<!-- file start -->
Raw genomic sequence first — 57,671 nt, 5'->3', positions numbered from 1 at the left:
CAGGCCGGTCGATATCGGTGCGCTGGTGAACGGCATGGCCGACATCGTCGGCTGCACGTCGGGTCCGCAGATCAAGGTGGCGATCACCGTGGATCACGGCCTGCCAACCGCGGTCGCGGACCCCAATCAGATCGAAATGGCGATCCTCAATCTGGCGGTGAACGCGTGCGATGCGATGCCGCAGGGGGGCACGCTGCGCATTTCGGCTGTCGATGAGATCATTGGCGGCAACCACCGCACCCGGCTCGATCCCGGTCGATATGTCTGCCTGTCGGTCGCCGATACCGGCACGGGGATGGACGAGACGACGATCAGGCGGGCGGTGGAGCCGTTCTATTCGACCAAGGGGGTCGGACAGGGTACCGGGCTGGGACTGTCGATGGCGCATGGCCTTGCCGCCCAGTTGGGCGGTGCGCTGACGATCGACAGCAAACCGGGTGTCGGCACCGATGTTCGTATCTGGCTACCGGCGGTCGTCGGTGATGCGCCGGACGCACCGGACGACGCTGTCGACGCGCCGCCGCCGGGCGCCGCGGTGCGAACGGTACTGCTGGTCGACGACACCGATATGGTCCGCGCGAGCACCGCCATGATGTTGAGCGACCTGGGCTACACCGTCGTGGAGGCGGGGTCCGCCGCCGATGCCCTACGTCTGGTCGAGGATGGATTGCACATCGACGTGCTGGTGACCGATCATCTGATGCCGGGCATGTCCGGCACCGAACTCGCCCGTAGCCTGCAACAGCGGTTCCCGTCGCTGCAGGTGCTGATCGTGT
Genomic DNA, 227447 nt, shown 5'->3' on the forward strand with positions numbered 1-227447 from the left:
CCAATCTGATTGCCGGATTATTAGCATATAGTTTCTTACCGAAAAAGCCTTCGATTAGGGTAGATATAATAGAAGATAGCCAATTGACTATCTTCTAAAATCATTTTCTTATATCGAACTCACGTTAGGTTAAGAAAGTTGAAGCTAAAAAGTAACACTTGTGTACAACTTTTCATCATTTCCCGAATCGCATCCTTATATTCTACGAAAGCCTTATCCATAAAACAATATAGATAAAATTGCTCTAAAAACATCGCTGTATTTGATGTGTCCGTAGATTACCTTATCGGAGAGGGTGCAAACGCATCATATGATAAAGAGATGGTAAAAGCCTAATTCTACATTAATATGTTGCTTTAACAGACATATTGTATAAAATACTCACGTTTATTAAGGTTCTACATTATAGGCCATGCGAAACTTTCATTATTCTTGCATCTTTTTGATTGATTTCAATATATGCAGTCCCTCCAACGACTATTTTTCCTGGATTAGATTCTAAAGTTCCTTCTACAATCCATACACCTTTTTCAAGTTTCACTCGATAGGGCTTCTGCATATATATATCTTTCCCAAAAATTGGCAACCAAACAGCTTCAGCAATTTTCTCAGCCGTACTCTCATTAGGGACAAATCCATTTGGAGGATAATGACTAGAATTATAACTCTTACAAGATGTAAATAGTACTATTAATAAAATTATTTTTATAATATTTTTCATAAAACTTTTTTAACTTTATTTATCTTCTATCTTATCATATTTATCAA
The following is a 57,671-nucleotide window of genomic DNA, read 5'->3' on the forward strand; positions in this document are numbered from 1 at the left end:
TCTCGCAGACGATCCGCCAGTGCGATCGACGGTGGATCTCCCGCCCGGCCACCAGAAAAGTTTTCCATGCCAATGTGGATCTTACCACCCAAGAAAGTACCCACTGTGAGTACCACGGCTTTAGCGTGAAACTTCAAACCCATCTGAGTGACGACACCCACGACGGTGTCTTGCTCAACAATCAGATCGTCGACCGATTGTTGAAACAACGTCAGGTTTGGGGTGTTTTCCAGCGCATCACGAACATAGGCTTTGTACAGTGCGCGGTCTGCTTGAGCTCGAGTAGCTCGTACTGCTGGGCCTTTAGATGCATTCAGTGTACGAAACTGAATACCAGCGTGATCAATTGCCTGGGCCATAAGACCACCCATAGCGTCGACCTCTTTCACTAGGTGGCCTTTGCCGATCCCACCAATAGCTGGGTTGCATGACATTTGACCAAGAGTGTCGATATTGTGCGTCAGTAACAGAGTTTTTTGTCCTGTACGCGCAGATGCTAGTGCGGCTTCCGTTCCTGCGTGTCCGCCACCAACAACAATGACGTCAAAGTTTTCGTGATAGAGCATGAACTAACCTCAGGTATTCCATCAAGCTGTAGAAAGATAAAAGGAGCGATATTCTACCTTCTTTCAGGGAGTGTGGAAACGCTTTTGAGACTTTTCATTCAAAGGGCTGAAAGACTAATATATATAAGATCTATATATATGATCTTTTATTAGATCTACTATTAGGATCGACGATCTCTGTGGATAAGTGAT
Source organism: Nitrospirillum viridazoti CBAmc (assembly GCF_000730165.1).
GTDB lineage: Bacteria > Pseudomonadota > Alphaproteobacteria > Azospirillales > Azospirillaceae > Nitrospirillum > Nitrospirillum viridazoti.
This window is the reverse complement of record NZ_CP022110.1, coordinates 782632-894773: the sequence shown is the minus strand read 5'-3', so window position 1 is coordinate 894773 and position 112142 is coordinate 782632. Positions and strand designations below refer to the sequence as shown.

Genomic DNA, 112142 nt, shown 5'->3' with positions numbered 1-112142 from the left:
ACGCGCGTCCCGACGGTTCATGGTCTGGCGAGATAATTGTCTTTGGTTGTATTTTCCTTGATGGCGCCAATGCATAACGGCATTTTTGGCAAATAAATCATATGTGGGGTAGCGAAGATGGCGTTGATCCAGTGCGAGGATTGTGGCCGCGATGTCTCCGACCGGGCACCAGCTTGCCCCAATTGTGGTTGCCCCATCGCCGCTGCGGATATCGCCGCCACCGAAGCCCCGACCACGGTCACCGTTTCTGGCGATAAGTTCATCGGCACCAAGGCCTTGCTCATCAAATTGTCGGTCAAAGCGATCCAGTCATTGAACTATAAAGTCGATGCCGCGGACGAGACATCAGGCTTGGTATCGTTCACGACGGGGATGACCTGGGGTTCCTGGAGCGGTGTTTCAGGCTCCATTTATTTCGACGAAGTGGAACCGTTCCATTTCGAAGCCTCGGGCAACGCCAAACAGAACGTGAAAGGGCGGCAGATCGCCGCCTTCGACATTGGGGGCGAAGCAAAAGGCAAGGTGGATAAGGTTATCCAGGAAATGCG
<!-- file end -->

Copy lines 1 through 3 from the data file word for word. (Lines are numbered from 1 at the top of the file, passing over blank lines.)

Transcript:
Raw genomic sequence first — 57,671 nt, 5'->3', positions numbered from 1 at the left:
CAGGCCGGTCGATATCGGTGCGCTGGTGAACGGCATGGCCGACATCGTCGGCTGCACGTCGGGTCCGCAGATCAAGGTGGCGATCACCGTGGATCACGGCCTGCCAACCGCGGTCGCGGACCCCAATCAGATCGAAATGGCGATCCTCAATCTGGCGGTGAACGCGTGCGATGCGATGCCGCAGGGGGGCACGCTGCGCATTTCGGCTGTCGATGAGATCATTGGCGGCAACCACCGCACCCGGCTCGATCCCGGTCGATATGTCTGCCTGTCGGTCGCCGATACCGGCACGGGGATGGACGAGACGACGATCAGGCGGGCGGTGGAGCCGTTCTATTCGACCAAGGGGGTCGGACAGGGTACCGGGCTGGGACTGTCGATGGCGCATGGCCTTGCCGCCCAGTTGGGCGGTGCGCTGACGATCGACAGCAAACCGGGTGTCGGCACCGATGTTCGTATCTGGCTACCGGCGGTCGTCGGTGATGCGCCGGACGCACCGGACGACGCTGTCGACGCGCCGCCGCCGGGCGCCGCGGTGCGAACGGTACTGCTGGTCGACGACACCGATATGGTCCGCGCGAGCACCGCCATGATGTTGAGCGACCTGGGCTACACCGTCGTGGAGGCGGGGTCCGCCGCCGATGCCCTACGTCTGGTCGAGGATGGATTGCACATCGACGTGCTGGTGACCGATCATCTGATGCCGGGCATGTCCGGCACCGAACTCGCCCGTAGCCTGCAACAGCGGTTCCCGTCGCTGCAGGTGCTGATCGTGT
Genomic DNA, 227447 nt, shown 5'->3' on the forward strand with positions numbered 1-227447 from the left: